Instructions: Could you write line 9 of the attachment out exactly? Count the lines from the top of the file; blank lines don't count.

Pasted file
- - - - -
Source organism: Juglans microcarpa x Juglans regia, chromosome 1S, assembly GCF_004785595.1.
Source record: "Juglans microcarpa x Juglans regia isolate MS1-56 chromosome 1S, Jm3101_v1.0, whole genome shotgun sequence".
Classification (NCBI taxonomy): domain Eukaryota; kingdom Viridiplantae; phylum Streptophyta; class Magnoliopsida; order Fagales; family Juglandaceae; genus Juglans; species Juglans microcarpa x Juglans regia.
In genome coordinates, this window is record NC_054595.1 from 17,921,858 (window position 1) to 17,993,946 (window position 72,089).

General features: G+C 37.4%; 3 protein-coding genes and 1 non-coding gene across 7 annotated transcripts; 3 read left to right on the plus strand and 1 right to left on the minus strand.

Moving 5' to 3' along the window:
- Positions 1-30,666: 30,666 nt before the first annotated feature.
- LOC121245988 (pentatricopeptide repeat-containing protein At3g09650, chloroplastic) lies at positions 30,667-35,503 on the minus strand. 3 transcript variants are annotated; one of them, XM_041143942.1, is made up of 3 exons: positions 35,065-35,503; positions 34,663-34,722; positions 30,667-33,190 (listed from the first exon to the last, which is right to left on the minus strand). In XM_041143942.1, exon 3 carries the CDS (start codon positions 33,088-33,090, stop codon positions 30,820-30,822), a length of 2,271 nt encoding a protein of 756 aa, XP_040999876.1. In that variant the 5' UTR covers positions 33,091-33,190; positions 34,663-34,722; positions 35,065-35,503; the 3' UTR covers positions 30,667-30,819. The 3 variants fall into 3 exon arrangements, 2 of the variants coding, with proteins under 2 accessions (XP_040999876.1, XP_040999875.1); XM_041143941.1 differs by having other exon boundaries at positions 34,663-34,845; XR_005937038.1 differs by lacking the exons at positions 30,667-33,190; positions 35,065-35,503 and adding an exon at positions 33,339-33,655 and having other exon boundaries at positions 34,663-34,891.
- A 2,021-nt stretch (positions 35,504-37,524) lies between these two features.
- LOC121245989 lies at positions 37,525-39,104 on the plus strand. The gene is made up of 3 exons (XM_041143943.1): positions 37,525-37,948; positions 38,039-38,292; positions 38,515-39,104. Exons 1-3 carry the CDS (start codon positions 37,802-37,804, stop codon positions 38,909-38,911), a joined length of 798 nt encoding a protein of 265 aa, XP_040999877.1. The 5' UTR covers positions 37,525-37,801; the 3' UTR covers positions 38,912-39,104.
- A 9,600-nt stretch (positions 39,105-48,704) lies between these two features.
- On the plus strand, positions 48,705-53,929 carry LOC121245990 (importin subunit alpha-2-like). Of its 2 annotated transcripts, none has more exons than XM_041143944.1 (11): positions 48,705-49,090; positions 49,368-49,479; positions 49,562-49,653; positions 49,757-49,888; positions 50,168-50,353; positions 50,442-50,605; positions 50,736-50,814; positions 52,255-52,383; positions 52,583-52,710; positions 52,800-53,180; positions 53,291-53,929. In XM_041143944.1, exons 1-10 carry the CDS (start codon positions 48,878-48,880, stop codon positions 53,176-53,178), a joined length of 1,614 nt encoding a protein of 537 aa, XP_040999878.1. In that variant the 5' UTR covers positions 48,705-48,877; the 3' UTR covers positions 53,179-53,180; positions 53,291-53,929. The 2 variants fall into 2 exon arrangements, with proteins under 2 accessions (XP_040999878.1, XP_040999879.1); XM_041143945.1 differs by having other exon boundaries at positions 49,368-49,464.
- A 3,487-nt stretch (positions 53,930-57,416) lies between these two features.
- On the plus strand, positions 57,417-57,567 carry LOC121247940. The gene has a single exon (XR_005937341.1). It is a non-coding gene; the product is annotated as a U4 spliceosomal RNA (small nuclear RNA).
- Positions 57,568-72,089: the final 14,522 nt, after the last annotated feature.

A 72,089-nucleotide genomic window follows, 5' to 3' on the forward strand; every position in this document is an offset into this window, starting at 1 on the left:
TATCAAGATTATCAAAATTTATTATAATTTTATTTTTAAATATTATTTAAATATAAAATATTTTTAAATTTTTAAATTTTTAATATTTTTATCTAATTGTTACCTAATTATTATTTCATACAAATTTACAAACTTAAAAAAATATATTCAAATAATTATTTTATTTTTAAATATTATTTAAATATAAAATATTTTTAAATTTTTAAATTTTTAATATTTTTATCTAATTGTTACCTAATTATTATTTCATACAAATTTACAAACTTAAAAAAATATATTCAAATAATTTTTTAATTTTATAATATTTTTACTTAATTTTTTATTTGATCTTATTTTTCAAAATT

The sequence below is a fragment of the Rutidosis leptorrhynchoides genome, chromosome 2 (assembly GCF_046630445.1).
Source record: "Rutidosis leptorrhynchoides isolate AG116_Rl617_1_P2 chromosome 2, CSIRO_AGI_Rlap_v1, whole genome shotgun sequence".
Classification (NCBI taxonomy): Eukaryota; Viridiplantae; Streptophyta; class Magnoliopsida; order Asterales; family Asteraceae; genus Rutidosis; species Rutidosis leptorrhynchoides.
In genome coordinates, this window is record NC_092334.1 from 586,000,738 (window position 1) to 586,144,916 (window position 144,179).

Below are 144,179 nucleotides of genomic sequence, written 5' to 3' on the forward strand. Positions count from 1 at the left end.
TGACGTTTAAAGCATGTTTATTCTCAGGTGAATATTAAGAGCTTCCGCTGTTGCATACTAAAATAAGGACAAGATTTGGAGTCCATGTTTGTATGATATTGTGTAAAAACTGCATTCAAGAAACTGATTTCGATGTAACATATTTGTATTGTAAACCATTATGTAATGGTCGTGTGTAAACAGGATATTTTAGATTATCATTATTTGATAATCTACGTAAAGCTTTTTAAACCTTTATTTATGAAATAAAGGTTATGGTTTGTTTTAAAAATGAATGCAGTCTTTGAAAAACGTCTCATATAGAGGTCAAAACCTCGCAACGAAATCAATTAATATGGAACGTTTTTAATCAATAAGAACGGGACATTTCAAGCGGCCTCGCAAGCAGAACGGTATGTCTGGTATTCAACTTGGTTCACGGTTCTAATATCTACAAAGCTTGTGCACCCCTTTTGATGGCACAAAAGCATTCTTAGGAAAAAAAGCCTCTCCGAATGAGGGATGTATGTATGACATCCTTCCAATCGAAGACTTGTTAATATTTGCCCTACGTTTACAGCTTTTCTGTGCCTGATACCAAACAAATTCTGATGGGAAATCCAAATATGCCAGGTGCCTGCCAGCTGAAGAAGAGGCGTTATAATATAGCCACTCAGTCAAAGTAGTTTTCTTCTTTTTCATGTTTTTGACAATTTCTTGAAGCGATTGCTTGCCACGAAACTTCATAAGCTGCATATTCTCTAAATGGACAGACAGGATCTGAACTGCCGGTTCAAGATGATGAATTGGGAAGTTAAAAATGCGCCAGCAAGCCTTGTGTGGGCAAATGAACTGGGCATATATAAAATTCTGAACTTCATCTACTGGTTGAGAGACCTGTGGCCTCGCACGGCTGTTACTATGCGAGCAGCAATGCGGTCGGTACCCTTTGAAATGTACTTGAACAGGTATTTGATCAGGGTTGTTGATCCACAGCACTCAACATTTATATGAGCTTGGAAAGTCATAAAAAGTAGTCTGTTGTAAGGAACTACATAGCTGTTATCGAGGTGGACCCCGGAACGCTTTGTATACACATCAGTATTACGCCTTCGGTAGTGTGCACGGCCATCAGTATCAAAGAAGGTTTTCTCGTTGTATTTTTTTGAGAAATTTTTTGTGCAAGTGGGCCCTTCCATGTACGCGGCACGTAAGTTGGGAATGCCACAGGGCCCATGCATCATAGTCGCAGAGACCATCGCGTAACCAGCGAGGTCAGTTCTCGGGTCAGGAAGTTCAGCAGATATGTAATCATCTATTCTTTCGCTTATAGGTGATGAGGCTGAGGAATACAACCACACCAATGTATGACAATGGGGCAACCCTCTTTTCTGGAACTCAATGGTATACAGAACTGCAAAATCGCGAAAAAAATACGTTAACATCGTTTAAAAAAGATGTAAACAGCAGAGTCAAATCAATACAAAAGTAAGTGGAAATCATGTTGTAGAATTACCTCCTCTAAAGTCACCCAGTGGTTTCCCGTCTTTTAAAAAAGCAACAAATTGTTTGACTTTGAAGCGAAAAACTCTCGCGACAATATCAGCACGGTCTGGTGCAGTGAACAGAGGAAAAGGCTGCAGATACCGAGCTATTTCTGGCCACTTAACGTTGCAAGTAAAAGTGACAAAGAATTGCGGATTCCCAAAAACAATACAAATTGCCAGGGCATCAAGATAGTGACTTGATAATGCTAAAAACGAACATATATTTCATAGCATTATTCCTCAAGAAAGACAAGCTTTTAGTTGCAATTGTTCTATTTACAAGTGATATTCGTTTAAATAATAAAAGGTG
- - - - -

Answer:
- A 2,021-nt stretch (positions 35,504-37,524) lies between these two features.